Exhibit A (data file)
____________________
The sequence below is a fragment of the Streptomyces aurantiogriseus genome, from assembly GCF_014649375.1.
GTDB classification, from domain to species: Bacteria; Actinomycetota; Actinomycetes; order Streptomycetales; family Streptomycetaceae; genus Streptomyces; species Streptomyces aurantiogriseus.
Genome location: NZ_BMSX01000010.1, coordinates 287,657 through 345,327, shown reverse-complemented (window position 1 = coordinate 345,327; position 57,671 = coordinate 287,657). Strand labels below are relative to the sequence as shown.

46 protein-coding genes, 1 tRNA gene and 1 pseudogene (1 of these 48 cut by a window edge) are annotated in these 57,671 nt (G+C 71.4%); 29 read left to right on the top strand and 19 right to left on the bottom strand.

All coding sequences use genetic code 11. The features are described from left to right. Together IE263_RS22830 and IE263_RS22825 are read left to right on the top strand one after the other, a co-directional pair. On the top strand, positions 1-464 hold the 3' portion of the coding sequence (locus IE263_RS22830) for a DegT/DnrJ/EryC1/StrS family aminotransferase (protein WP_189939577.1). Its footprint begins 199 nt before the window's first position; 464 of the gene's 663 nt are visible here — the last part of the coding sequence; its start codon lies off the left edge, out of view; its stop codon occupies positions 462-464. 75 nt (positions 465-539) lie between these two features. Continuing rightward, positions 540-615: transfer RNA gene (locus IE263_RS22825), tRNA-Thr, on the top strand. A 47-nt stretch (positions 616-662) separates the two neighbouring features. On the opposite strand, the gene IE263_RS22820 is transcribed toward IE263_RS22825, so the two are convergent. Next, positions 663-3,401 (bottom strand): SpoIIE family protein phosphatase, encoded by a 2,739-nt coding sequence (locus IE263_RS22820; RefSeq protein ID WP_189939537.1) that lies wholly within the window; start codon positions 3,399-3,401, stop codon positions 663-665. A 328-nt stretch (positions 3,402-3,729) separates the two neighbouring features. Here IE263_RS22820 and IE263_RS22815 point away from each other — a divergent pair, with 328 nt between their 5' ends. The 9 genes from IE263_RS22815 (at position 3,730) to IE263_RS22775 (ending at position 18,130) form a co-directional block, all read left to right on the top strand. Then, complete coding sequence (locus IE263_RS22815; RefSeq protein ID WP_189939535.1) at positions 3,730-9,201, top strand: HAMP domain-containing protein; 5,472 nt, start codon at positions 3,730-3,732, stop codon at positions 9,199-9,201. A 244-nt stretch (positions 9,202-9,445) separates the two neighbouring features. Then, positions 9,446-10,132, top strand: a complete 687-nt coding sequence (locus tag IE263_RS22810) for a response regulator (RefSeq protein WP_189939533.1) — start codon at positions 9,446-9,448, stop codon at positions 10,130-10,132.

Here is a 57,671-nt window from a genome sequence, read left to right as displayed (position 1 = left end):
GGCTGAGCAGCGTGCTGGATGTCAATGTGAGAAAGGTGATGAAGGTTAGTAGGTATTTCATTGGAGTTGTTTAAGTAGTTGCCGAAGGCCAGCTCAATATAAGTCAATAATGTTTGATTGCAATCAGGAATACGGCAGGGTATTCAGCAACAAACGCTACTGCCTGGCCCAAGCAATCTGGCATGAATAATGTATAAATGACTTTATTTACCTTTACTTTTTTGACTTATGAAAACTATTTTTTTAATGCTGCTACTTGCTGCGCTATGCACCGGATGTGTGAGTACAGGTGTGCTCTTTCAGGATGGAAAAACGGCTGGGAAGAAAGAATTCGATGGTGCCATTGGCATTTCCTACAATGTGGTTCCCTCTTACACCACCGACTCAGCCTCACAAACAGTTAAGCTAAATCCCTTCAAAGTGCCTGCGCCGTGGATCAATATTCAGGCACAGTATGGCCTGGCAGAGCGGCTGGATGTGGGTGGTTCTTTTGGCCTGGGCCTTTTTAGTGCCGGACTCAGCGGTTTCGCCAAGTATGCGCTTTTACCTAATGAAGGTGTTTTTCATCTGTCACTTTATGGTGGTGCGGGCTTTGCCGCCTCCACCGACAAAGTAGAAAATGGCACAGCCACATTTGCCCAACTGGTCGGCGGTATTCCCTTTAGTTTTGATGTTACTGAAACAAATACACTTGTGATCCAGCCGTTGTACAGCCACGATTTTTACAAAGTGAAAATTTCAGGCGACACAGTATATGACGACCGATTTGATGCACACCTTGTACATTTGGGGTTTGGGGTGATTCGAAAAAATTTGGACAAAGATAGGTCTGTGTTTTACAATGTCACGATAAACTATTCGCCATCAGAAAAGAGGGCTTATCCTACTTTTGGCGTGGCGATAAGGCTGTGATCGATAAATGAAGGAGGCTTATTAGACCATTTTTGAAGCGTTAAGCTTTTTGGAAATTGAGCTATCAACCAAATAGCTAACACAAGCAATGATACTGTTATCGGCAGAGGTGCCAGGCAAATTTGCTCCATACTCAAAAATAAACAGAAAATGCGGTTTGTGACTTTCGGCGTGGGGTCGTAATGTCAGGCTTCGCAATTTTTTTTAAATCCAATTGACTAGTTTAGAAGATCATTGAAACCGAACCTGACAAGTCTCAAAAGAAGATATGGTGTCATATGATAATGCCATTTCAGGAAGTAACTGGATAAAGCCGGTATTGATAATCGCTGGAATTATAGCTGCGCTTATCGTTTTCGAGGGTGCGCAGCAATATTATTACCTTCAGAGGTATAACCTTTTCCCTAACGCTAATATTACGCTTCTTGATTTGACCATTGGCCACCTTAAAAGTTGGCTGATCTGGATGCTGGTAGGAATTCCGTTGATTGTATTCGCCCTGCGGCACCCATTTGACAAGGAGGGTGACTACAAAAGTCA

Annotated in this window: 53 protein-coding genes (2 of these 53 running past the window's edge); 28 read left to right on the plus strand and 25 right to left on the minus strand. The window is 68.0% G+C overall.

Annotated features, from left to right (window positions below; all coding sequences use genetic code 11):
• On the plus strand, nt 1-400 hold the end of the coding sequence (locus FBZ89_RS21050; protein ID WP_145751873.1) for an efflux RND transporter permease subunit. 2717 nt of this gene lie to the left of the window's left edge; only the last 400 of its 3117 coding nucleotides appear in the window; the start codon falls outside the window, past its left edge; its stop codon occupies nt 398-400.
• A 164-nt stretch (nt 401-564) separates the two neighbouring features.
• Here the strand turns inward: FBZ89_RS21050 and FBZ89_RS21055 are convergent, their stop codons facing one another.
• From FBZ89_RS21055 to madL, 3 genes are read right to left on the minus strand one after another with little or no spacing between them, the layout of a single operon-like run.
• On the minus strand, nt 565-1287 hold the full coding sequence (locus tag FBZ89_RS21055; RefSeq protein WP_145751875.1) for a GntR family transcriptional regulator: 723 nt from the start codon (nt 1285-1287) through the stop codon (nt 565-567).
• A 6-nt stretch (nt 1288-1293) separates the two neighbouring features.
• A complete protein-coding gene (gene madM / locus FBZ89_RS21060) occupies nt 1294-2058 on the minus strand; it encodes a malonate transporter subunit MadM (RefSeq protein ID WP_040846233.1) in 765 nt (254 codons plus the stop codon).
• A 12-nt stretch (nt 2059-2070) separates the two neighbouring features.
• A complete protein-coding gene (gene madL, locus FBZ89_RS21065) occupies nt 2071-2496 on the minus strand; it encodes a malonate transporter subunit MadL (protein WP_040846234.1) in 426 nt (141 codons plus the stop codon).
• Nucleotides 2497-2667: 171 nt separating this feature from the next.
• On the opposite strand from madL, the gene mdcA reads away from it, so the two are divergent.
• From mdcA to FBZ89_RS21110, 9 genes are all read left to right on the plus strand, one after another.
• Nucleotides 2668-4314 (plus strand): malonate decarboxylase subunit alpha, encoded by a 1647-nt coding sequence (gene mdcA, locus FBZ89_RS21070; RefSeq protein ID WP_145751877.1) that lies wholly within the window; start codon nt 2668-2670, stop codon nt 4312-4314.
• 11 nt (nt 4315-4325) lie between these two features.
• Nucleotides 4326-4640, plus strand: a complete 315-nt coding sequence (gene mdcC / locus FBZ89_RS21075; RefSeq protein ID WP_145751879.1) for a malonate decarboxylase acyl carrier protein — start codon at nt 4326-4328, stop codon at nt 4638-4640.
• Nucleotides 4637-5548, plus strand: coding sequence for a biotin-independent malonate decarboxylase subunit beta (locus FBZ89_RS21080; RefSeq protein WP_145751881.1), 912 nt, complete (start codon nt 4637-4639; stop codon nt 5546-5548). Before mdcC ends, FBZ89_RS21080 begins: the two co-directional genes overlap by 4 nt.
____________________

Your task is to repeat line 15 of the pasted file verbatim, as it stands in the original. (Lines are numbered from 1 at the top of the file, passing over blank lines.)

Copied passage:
• A 6-nt stretch (nt 1288-1293) separates the two neighbouring features.